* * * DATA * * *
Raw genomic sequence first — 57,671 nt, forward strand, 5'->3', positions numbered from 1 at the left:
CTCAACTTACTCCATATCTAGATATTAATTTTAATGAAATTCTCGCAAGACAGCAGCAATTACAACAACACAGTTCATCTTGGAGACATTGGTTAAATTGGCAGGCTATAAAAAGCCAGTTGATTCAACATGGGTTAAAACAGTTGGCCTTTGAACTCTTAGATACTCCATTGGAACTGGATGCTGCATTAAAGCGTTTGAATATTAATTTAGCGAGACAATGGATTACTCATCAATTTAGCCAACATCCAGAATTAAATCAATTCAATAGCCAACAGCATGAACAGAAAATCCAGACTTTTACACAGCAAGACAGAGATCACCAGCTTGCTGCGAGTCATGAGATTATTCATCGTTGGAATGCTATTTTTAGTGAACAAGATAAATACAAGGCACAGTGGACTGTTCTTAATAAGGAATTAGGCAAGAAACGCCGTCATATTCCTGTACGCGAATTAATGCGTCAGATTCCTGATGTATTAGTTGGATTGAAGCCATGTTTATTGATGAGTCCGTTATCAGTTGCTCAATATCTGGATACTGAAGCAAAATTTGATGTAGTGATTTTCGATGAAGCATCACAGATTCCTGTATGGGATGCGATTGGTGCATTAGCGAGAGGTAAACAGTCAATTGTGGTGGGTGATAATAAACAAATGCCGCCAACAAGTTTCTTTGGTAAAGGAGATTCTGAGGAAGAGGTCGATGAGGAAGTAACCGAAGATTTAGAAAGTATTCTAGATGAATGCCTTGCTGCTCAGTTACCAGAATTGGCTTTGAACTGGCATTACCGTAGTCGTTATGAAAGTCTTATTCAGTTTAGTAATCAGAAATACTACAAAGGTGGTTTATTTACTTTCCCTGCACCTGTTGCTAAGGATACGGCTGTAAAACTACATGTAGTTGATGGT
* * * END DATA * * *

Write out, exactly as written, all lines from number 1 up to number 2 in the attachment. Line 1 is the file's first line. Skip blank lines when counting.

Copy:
Raw genomic sequence first — 57,671 nt, forward strand, 5'->3', positions numbered from 1 at the left:
CTCAACTTACTCCATATCTAGATATTAATTTTAATGAAATTCTCGCAAGACAGCAGCAATTACAACAACACAGTTCATCTTGGAGACATTGGTTAAATTGGCAGGCTATAAAAAGCCAGTTGATTCAACATGGGTTAAAACAGTTGGCCTTTGAACTCTTAGATACTCCATTGGAACTGGATGCTGCATTAAAGCGTTTGAATATTAATTTAGCGAGACAATGGATTACTCATCAATTTAGCCAACATCCAGAATTAAATCAATTCAATAGCCAACAGCATGAACAGAAAATCCAGACTTTTACACAGCAAGACAGAGATCACCAGCTTGCTGCGAGTCATGAGATTATTCATCGTTGGAATGCTATTTTTAGTGAACAAGATAAATACAAGGCACAGTGGACTGTTCTTAATAAGGAATTAGGCAAGAAACGCCGTCATATTCCTGTACGCGAATTAATGCGTCAGATTCCTGATGTATTAGTTGGATTGAAGCCATGTTTATTGATGAGTCCGTTATCAGTTGCTCAATATCTGGATACTGAAGCAAAATTTGATGTAGTGATTTTCGATGAAGCATCACAGATTCCTGTATGGGATGCGATTGGTGCATTAGCGAGAGGTAAACAGTCAATTGTGGTGGGTGATAATAAACAAATGCCGCCAACAAGTTTCTTTGGTAAAGGAGATTCTGAGGAAGAGGTCGATGAGGAAGTAACCGAAGATTTAGAAAGTATTCTAGATGAATGCCTTGCTGCTCAGTTACCAGAATTGGCTTTGAACTGGCATTACCGTAGTCGTTATGAAAGTCTTATTCAGTTTAGTAATCAGAAATACTACAAAGGTGGTTTATTTACTTTCCCTGCACCTGTTGCTAAGGATACGGCTGTAAAACTACATGTAGTTGATGGT